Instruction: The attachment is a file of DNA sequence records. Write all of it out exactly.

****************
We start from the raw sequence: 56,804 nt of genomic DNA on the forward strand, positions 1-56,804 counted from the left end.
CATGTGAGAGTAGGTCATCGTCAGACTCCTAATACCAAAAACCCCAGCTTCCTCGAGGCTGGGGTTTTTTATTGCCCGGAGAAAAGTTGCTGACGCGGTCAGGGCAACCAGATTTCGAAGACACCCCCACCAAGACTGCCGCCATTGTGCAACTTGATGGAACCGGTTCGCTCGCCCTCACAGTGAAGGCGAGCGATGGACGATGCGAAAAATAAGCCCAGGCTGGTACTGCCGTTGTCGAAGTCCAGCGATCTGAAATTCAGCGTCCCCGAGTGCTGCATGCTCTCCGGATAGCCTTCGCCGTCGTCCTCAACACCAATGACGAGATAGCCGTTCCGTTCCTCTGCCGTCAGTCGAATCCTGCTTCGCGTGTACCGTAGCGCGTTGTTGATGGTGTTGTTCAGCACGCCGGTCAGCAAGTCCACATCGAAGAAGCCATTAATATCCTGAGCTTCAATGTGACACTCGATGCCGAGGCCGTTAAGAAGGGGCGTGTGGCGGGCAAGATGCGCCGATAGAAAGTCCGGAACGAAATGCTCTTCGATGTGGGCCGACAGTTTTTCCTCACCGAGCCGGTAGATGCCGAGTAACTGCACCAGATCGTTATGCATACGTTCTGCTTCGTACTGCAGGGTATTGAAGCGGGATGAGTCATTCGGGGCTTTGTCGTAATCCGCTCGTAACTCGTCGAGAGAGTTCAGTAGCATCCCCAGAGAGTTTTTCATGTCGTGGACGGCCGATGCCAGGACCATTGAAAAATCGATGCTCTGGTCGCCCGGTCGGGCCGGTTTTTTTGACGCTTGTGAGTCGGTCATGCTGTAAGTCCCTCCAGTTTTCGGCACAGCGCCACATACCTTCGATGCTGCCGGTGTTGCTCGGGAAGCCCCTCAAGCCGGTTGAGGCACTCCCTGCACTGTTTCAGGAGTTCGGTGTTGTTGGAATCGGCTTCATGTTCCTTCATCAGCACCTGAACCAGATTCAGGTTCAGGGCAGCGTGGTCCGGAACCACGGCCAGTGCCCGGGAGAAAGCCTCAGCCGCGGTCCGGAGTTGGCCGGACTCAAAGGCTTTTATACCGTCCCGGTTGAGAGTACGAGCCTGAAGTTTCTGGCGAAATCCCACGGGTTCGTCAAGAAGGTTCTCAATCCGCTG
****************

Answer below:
We start from the raw sequence: 56,804 nt of genomic DNA on the forward strand, positions 1-56,804 counted from the left end.
CATGTGAGAGTAGGTCATCGTCAGACTCCTAATACCAAAAACCCCAGCTTCCTCGAGGCTGGGGTTTTTTATTGCCCGGAGAAAAGTTGCTGACGCGGTCAGGGCAACCAGATTTCGAAGACACCCCCACCAAGACTGCCGCCATTGTGCAACTTGATGGAACCGGTTCGCTCGCCCTCACAGTGAAGGCGAGCGATGGACGATGCGAAAAATAAGCCCAGGCTGGTACTGCCGTTGTCGAAGTCCAGCGATCTGAAATTCAGCGTCCCCGAGTGCTGCATGCTCTCCGGATAGCCTTCGCCGTCGTCCTCAACACCAATGACGAGATAGCCGTTCCGTTCCTCTGCCGTCAGTCGAATCCTGCTTCGCGTGTACCGTAGCGCGTTGTTGATGGTGTTGTTCAGCACGCCGGTCAGCAAGTCCACATCGAAGAAGCCATTAATATCCTGAGCTTCAATGTGACACTCGATGCCGAGGCCGTTAAGAAGGGGCGTGTGGCGGGCAAGATGCGCCGATAGAAAGTCCGGAACGAAATGCTCTTCGATGTGGGCCGACAGTTTTTCCTCACCGAGCCGGTAGATGCCGAGTAACTGCACCAGATCGTTATGCATACGTTCTGCTTCGTACTGCAGGGTATTGAAGCGGGATGAGTCATTCGGGGCTTTGTCGTAATCCGCTCGTAACTCGTCGAGAGAGTTCAGTAGCATCCCCAGAGAGTTTTTCATGTCGTGGACGGCCGATGCCAGGACCATTGAAAAATCGATGCTCTGGTCGCCCGGTCGGGCCGGTTTTTTTGACGCTTGTGAGTCGGTCATGCTGTAAGTCCCTCCAGTTTTCGGCACAGCGCCACATACCTTCGATGCTGCCGGTGTTGCTCGGGAAGCCCCTCAAGCCGGTTGAGGCACTCCCTGCACTGTTTCAGGAGTTCGGTGTTGTTGGAATCGGCTTCATGTTCCTTCATCAGCACCTGAACCAGATTCAGGTTCAGGGCAGCGTGGTCCGGAACCACGGCCAGTGCCCGGGAGAAAGCCTCAGCCGCGGTCCGGAGTTGGCCGGACTCAAAGGCTTTTATACCGTCCCGGTTGAGAGTACGAGCCTGAAGTTTCTGGCGAAATCCCACGGGTTCGTCAAGAAGGTTCTCAATCCGCTG